Heirs of the Founders: The Epic Rivalry of Henry Clay, John Calhoun and Daniel Webster, the Second Generation of American Giants
by H. W. Brands
(c) 2018 by the author
“History is not what you thought,” wrote W.C. Sellar and R.J. Yeatman in the “Compulsory Preface” to their classic 1066 and All That. “It is what you can remember.” Those words are as true on this side of the Atlantic as they are in Great Britain, where they were written.
We tend to remember only those things that are memorable. When it comes to history, for most Americans that means wars and crises, the more recent, the more memorable. The decades between the War of 1812 and the Civil War are one big nothing. Depending on where you were raised, you might remember the Missouri Compromise, the Nullification Crisis, or Texas’ War of Independence. But for most of us? Boredom on parade – especially when the presidents of the era generally served only one term (at most) and were mediocre (at best).
Alternate History buffs: What if William Henry Harrison wore a hat and coat at his inauguration, and didn’t catch pneumonia?
In Heirs of the Founders, Brands dives into those decades with a joint political history of three of the greatest Congressmen ever to walk the halls of the Capitol. Kentucky’s Henry Clay, South Carolina’s John Calhoun, and Massachusetts’ Daniel Webster were all widely known and respected for their powers of oratory, and their abilities to get things done.
This is not a biography; other than the usual details of birth and death we are given very little about their personalities and family lives. What we do get is an impressive work on the struggle to keep the Union together while dealing with issues like slavery which threatened to tear it apart.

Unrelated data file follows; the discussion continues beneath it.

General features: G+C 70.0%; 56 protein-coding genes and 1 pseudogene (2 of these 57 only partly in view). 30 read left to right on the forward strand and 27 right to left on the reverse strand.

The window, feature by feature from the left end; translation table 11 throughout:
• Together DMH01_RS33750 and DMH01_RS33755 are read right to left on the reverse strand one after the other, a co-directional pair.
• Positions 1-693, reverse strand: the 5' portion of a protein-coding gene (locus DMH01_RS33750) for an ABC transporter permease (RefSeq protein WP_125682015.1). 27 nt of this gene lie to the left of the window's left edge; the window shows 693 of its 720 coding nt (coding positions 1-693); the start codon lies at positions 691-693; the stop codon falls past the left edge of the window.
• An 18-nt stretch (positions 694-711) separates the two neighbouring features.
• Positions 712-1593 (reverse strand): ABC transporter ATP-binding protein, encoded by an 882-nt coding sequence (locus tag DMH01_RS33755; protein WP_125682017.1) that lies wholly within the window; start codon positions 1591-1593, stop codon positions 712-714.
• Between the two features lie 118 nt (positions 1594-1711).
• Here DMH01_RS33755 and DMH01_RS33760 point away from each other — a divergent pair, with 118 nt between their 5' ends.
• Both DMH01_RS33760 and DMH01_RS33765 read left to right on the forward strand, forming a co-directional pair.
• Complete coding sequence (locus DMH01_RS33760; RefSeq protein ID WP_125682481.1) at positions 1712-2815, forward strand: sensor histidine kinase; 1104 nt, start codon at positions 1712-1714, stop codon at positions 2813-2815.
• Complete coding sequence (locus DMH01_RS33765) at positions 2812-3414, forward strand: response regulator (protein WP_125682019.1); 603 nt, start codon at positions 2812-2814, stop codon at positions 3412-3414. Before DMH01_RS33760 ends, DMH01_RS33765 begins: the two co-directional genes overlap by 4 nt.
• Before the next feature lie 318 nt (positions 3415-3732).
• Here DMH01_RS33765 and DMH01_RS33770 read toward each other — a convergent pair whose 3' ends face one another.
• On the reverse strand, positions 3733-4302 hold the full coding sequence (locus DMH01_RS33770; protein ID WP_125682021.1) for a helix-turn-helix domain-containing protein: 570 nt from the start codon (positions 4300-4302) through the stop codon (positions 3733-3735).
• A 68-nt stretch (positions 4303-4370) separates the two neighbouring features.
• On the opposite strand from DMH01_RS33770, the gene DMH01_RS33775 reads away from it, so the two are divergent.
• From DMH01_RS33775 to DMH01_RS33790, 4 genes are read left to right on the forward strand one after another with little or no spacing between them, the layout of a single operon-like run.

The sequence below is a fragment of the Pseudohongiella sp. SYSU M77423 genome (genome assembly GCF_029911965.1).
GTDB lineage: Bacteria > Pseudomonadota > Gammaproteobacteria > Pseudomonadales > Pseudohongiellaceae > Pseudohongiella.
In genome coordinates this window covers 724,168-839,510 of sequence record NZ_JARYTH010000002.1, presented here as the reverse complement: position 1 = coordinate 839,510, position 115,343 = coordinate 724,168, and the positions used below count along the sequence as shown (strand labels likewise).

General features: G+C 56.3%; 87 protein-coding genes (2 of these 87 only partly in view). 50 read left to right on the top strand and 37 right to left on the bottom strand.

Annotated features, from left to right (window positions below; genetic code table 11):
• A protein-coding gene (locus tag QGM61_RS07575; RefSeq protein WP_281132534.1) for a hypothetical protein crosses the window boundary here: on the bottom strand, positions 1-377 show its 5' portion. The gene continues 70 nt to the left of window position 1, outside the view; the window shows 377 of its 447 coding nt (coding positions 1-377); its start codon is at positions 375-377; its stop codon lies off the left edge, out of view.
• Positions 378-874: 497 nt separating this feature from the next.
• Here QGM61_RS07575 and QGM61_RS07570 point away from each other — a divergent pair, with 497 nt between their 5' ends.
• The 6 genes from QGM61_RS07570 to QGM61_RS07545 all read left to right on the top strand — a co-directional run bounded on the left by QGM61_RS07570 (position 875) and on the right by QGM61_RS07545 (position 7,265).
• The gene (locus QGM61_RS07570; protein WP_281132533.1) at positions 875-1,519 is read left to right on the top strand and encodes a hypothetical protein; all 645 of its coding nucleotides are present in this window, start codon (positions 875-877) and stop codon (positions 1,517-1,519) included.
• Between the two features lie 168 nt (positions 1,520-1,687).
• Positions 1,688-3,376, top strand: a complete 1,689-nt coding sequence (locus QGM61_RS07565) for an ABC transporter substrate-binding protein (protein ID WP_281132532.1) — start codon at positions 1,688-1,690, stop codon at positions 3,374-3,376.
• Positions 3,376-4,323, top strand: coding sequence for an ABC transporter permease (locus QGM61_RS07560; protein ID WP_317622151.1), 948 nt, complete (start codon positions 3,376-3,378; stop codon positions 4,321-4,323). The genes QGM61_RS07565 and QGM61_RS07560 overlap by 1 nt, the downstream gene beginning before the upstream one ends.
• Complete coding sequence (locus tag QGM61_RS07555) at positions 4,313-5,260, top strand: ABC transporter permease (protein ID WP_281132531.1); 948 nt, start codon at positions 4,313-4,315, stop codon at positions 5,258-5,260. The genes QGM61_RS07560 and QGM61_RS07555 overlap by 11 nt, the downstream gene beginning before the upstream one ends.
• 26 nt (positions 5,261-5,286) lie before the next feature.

On the matter of slavery, there’s a strong subtext of how the general attitude towards that “Peculiar Institution” evolved. Early on, it seemed to be generally felt (or hoped) that slavery would die out on its own. It wasn’t very economically efficient, and if the Northern economy could outgrow it, why couldn’t the South? Then after the plantation economy became entrenched, and Northern industries came to rely on the products of slave labor, the argument became one of “What will we do with all the freed Blacks? Maybe we could deport them back to Africa….” That, of course, was a lazy excuse that showed not only a lingering racism but a lack of imagination. Eventually, slavery became the defining factor of the southern states. Any attempt to curtail it was a direct attack on their privileges and sovereignty.
In the Great Triumvirate of Clay, Calhoun, and Webster, it was Calhoun who came to speak for the South, arguing that the power of the young nation rested in the individual states. Webster quickly became a staunch supporter of the Union, and since he represented New England’s loudest abolitionists, the strongest voice against slavery. Clay, the Great Compromiser, used his impressive rhetorical skills to always find a middle path between the extremes – the “Scylla of States’ Rights and the Charybdis of rampant centralism”. It all came to a head in early 1850, when Congress was debating what to do with all that land just obtained from Mexico, and California was asking to be admitted as a state. All three of them would find themselves with one last chance to leave their mark on history.
It’s not a complete history of the era; Brands isn’t interested in the various Indian Wars or the settlement of the West. This is about the careers of three great men, and the unresolved question of whether the states or the federal government would hold primacy of power in the nation. A question which still really hasn’t been resolved completely, but has been settled with a ‘division of power’ that seems to satisfy most people.
This is a work about an era when Congressmen could speak on a subject for hours, and come back the next day to speak again for hours in answer to their critics. When people would drop everything and run to the Senate when they heard that a particular senator was going to speak, and be moved to tears by what they heard. When people used way more than 280 characters to make their point. Drawing on many of the speeches themselves, along with letters and journals, Brands (whose biography of Andrew Jackson was previously reviewed here) presents it with enough drama, both personal and political, to make it captivating. It’s well worth seeking out.